The 620 is a much more youthful device; we’re targeting younger consumers with it. We aimed to make the whole design a bit more groovy and kind of different. The 520 delivers the same user experience but at a lower price point, being the most affordable Windows Phone 8 Lumia in the family. Having a big screen on affordable devices is very important, especially in these emerging markets like China, where screen size is a big purchase criterion and highly competitive, because many of the competing products at this price point will only have a 3.5-inch or 3.8-inch screen.

But the user doesn’t have to make any compromises when they get the 520. We want to deliver a better smartphone experience, whatever Lumia you choose, at any price point.

Nokia believes that its imaging expertise is an important differentiator across all price points

Let me just pick on that issue of price points. We’ve seen the dominant rise of Samsung and Android, and the fall of Nokia’s global smartphone share, over the last couple of years. Can Nokia still compete effectively by attacking all price points at the same time – or is there a risk that by trying to fill every gap will make Nokia a jack of all trades but master of none?

Well, the fact is that we’re going through a major transition. Of course, our smartphone share decreasing relates only to Symbian smartphones; now with Windows Phone products, we’re just picking up speed – and now we have all the assets we need, in terms of a full portfolio of great products to execute on. This year, and going forward, it will be about just, you know, getting these devices into the hands of more and more consumers, because we know that when people switch to Lumia, they love it, and don’t want to switch back to what they had before, and they recommend it to their friends.

We need to put a lot of effort in to make sure that we build awareness, that we build on that preference, especially at retail. We need to make sure that our key experiences – like imaging, Nokia Music, HERE Maps – easily come to life at the point of sale.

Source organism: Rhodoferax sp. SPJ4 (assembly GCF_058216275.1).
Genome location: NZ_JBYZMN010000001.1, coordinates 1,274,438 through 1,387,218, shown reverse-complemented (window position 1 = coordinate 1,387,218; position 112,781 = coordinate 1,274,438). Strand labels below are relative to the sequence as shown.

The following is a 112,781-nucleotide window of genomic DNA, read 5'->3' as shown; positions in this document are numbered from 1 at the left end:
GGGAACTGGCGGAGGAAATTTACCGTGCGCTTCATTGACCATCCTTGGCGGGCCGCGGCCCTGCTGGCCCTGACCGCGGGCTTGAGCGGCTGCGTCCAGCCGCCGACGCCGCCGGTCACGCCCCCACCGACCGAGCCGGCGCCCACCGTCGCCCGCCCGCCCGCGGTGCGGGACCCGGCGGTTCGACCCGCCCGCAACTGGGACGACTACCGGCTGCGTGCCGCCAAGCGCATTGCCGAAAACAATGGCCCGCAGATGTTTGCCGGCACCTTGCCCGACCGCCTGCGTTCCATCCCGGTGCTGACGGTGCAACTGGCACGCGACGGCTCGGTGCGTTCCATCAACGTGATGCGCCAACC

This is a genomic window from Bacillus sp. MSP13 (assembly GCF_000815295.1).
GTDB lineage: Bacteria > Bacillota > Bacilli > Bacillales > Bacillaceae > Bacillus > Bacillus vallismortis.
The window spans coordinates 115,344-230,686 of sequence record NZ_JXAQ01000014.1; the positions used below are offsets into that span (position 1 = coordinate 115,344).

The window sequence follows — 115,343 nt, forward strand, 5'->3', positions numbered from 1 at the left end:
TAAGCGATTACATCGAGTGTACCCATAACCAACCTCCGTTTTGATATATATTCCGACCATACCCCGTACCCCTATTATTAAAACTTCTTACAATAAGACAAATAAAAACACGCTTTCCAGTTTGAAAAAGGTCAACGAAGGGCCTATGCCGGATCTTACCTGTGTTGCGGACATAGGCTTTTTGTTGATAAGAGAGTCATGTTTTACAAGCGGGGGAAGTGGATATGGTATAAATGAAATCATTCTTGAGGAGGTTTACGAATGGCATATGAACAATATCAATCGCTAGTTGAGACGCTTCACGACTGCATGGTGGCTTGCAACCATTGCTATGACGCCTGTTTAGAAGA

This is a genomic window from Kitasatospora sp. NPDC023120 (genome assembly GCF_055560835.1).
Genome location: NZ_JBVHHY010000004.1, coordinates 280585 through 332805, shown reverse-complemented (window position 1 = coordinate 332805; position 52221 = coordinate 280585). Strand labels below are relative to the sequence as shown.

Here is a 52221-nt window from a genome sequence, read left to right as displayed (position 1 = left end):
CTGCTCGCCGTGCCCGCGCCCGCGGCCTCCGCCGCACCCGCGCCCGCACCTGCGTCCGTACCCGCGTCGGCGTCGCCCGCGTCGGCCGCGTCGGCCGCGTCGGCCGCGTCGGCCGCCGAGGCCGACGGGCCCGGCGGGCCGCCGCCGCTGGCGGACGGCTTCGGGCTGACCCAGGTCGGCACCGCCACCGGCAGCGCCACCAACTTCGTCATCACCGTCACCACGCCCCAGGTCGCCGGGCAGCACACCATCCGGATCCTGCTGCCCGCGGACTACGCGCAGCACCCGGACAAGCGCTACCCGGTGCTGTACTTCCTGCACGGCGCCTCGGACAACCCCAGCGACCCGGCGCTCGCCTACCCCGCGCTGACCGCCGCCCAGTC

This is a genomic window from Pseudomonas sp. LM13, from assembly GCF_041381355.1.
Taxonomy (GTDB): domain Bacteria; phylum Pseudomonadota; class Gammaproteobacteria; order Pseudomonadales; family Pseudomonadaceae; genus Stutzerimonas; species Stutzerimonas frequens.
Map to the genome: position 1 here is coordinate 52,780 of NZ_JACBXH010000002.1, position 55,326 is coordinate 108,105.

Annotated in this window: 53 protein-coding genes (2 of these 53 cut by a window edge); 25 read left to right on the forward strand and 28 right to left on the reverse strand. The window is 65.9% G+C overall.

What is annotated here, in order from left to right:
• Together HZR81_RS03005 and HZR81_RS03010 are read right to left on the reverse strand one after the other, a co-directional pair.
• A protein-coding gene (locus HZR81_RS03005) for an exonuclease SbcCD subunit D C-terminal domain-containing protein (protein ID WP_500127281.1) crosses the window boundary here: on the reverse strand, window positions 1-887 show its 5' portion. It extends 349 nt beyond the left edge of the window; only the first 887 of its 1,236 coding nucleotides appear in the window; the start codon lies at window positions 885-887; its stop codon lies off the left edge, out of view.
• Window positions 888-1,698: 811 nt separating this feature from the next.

I absolutely don’t believe that we have too many products or that we’re too broadly [approaching the market]. We have a very competitive family of products to really effectively address different segments, different geographies and different price points.

Affordable devices were the core theme of Nokia's MWC announcement this year

One of the big themes of yesterday’s launch was making smartphones more affordable, particularly with the low-cost 520. But how effective do you think that effort will be in competing in a market that’s been flooded with cheap Android handsets?

It’s all about the experience, delivering a better experience in a smartphone. We know that even people who can’t afford to buy a more expensive smartphone don’t want to lower their standards. We believe that if you put the 520 next to an Android in the same price point, the experience and overall feel to it is better.

So what are you doing with carriers and retailers to make sure that that comparison is made in stores?

We do a lot. This year, you’re going to see much more focus from Nokia on retail execution. When it comes to the 520, we’re not going to rely that much on traditional media spending – not necessarily much TV advertising and so forth – but we’ll focus our investment more on retail stores. We’ll make sure that retail staff are well trained, to have the information that they need to promote and talk about the device and the great experiences [that it offers]. Taking Cinemagraph photos in the store, for example, trying Nokia Music on the device… empowering retail staff to bring the experience to users and show what’s different.